US Slow Growth Economy: It Doesn’t Mean Your Growth has to be Sluggish Too
The Federal Reserve, along with an average assessment among economists, are publicly setting growth expectations lower than historical averages. Last month, Ben Bernanke said, “There is a reasonable chance, looking at the long run of history, that the U.S. will return to health growth somewhere in the 3% range.”
I’m sure that just like me, you too are tingling with this confident reassurance … “reasonable” and “somewhere in the range”. Not exactly the cup of coffee I like to wake up to in the morning.
I constantly pound the inflation drum to clients. People have to keep in mind that “growth” must always be defined in “real dollars”. Money must be persistently thought of as having a set ability to purchase goods. If inflation is 3% and your money is safely sewn into your mattress, your money is safely loosing 3%. The Federal Reserve’s inflation target is in the 2-3% range. To project U.S. growth in the 3% range suggests that in real dollars, the Fed is projecting no real growth.
And here’s the pinch: Investors are not necessarily bound to this dynamic. Companies can thrive in an environment like this simply by means of economic survival of the fittest.
To illustrate, let’s say here in Denver there are two TV stores called “ABC” and “XYZ”. Let’s say that the Denver market demand for TVs was 1,000 and these two companies split the market share exactly 50/50 (each store sold 500 TVs). Let’s say the economy slows down and demand for TVs drops to 600. The two stores struggle and cut back as they’re down selling 300 TVs each instead of 500. Eventually “XYZ” goes bankrupt and boards up the windows. “ABC” is then the sole survivor to service the market demand of 600 TVs. The result is that simply because they held out, their sales actually went up 20% from before the slowdown (when they were selling 500 TVs) to now in an environment with less competition (when they are now selling 600 TVs).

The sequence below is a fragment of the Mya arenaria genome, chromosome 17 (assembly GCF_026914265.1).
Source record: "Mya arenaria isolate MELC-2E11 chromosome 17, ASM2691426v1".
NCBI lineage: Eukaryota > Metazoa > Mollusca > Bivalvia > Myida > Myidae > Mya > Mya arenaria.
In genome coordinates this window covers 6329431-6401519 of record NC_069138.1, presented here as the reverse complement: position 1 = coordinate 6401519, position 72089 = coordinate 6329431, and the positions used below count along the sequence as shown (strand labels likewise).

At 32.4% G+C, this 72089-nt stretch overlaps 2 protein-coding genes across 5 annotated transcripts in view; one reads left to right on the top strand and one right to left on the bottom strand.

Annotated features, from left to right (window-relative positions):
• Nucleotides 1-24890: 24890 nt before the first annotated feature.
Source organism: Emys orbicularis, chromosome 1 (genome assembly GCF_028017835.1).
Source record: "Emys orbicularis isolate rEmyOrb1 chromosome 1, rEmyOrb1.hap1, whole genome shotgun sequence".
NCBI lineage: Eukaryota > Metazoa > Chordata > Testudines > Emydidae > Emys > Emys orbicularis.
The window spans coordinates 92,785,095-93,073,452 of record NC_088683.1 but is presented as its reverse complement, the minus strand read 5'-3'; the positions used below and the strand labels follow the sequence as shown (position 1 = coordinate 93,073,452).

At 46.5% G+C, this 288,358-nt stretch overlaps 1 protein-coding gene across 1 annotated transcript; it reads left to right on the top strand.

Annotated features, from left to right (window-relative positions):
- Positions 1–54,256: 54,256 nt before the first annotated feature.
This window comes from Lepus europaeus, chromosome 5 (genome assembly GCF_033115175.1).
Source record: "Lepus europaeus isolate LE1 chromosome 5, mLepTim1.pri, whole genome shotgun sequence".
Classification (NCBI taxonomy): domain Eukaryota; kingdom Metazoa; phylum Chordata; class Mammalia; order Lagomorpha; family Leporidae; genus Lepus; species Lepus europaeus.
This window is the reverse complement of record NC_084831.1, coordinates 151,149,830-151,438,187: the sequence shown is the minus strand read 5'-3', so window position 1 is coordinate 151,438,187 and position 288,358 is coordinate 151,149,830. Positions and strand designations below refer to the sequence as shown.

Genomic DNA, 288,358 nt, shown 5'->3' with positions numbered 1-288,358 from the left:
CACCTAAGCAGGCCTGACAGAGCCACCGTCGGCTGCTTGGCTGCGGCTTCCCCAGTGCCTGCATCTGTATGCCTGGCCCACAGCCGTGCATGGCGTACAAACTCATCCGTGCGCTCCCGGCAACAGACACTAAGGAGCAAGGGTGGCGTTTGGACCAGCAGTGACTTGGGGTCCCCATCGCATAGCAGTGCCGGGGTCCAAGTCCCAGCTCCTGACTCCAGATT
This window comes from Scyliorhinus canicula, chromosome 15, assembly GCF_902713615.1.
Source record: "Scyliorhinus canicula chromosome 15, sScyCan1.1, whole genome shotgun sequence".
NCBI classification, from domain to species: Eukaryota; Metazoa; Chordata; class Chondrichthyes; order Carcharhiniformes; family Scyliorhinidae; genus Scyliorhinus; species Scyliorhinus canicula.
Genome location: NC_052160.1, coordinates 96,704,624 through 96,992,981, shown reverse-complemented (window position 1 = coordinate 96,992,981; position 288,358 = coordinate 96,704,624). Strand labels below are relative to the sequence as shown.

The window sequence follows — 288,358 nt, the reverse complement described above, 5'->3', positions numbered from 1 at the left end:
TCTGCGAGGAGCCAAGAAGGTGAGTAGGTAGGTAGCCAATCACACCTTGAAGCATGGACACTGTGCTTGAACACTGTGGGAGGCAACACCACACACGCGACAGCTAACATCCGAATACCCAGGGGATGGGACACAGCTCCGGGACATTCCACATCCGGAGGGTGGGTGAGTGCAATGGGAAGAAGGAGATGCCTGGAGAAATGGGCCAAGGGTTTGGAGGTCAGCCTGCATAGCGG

However, Denver as an economy may not be better because of it. The people who worked for “XYZ” are now out of work. The tax revenue of the 600 TVs is much less to the municipalities. You get the idea.
This is why an investor has the potential to experience growth that outpaces a sluggish economy. It is not an investing environment where you are able to throw a dart at the Wall Street Journal and make money, but by no means is stock growth locked into the rate of growth of the broader economy. The stock market and the economy are two different things.
And this is precisely what we’ve seen. The companies that have survived are on a whole hoarding cash. Years ago they cut costs and have historically never been more productive relative to costs than they are right now. Naturally not every company is like this, but this is looking at the broader market. Not only this, but it is not as though US companies are bound to American demand. Roughly half of the sales from US automakers come from buyers overseas. This is where if you think like a CEO for a moment: What’s the projection of US demand? Below normal. Where are people who’ve never bought my product before? Not here.
In my opinion, it’s easier to invest in an environment like now. In my lifetime, I have never seen such a vacuum of hype in investing. In the past three years the stock market doubled and it hasn’t even gotten the public’s attention which could be one of the greatest gifts that an investor can get. It’s generally a bad thing when the masses are excited about investing. It is smart to loathe bullishness in anyone but you and love it when everyone else is bearish and you hear of people bragging about selling out of their stocks. The irony of investing is that investor sentiment is largely driven off broader economic news, but nobody ever said that companies are bound by the broader economy. Once demand has stabilized and perhaps some competitors have left the supply side, it’s a dream environment when unemployment is high, interest rates are low, and when people are hesitant to take a risk and compete.
The opinions voiced in this material are for general information only and are not intended to provide specific advice or recommendations for any individual. To determine which investment(s) may be appropriate for you, consult your financial advisor prior to investing. All performance referenced is historical and is no guarantee of future results.